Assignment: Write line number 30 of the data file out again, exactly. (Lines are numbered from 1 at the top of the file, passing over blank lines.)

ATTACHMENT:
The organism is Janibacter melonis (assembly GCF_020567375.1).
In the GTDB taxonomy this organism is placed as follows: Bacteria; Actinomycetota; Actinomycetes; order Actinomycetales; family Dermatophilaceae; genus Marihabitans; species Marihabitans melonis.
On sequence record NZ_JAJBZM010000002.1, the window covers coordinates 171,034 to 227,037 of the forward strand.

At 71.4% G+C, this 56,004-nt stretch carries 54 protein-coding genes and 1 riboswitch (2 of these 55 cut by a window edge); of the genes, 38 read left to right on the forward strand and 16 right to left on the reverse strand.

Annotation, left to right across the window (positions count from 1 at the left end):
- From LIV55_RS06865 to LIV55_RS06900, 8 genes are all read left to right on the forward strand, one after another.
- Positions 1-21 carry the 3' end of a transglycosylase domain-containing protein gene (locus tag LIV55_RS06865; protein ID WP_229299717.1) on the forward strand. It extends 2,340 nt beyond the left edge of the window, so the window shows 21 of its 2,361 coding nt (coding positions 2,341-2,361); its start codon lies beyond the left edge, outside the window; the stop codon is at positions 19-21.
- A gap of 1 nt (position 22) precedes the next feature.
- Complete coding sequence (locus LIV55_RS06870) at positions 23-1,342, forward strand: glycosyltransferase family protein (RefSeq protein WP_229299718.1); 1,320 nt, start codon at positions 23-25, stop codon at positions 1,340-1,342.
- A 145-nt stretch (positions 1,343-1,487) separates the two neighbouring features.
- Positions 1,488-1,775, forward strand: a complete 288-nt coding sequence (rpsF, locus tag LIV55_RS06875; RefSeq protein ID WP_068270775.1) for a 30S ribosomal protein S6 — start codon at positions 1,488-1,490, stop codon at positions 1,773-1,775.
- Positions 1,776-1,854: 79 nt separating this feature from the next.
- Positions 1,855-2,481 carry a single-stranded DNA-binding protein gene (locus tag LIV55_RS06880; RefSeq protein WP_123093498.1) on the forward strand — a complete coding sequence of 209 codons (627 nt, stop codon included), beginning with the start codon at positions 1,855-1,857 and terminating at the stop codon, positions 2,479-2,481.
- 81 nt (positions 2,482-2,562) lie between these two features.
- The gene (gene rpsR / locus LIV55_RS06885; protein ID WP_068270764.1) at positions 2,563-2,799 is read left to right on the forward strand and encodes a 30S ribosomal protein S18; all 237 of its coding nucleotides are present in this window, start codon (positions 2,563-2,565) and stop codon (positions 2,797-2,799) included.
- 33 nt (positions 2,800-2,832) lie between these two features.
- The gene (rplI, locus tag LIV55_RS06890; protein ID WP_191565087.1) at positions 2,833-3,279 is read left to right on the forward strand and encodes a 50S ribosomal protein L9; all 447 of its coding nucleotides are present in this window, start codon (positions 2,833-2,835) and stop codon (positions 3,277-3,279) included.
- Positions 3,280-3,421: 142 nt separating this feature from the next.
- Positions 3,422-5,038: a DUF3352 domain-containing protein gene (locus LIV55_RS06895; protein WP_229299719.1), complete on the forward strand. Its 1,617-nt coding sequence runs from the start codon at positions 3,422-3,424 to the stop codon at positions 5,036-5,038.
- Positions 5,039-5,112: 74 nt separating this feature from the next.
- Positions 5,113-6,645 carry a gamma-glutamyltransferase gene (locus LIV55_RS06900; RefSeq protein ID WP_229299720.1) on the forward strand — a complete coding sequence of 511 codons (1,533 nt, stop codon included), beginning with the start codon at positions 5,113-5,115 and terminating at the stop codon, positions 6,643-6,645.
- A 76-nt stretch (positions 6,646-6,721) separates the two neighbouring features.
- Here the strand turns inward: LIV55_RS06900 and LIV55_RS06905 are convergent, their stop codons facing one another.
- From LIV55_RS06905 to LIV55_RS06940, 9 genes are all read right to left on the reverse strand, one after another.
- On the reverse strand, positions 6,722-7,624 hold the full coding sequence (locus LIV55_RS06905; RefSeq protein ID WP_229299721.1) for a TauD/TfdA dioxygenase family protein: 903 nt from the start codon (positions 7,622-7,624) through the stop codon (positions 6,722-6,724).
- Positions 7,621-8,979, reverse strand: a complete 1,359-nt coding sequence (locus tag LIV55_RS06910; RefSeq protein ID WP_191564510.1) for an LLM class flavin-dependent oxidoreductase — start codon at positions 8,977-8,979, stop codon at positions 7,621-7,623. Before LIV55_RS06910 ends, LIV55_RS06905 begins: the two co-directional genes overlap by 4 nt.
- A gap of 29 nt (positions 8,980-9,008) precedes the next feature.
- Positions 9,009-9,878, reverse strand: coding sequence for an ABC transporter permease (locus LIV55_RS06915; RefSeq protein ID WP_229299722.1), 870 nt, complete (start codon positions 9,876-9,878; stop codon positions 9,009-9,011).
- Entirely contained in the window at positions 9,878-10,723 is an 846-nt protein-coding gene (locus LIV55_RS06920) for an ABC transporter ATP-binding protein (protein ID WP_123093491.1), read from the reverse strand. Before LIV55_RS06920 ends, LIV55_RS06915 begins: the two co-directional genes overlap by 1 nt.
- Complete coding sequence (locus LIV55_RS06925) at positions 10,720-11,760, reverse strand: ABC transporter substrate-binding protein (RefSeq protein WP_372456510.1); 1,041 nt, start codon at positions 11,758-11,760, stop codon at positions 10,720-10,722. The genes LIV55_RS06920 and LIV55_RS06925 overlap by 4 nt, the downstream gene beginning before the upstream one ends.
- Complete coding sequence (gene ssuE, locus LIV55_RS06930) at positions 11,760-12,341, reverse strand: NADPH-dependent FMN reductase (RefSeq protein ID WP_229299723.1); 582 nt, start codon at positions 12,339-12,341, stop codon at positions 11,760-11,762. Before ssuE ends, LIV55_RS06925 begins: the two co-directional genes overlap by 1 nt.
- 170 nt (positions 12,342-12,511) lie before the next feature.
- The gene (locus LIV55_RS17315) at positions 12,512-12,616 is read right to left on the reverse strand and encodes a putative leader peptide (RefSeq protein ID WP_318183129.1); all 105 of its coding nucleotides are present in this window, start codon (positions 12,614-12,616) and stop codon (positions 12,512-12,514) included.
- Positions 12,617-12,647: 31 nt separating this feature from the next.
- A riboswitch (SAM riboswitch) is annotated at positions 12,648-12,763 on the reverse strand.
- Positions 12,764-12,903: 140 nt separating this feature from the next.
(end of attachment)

- Complete coding sequence (locus LIV55_RS06925) at positions 10,720-11,760, reverse strand: ABC transporter substrate-binding protein (RefSeq protein WP_372456510.1); 1,041 nt, start codon at positions 11,758-11,760, stop codon at positions 10,720-10,722. The genes LIV55_RS06920 and LIV55_RS06925 overlap by 4 nt, the downstream gene beginning before the upstream one ends.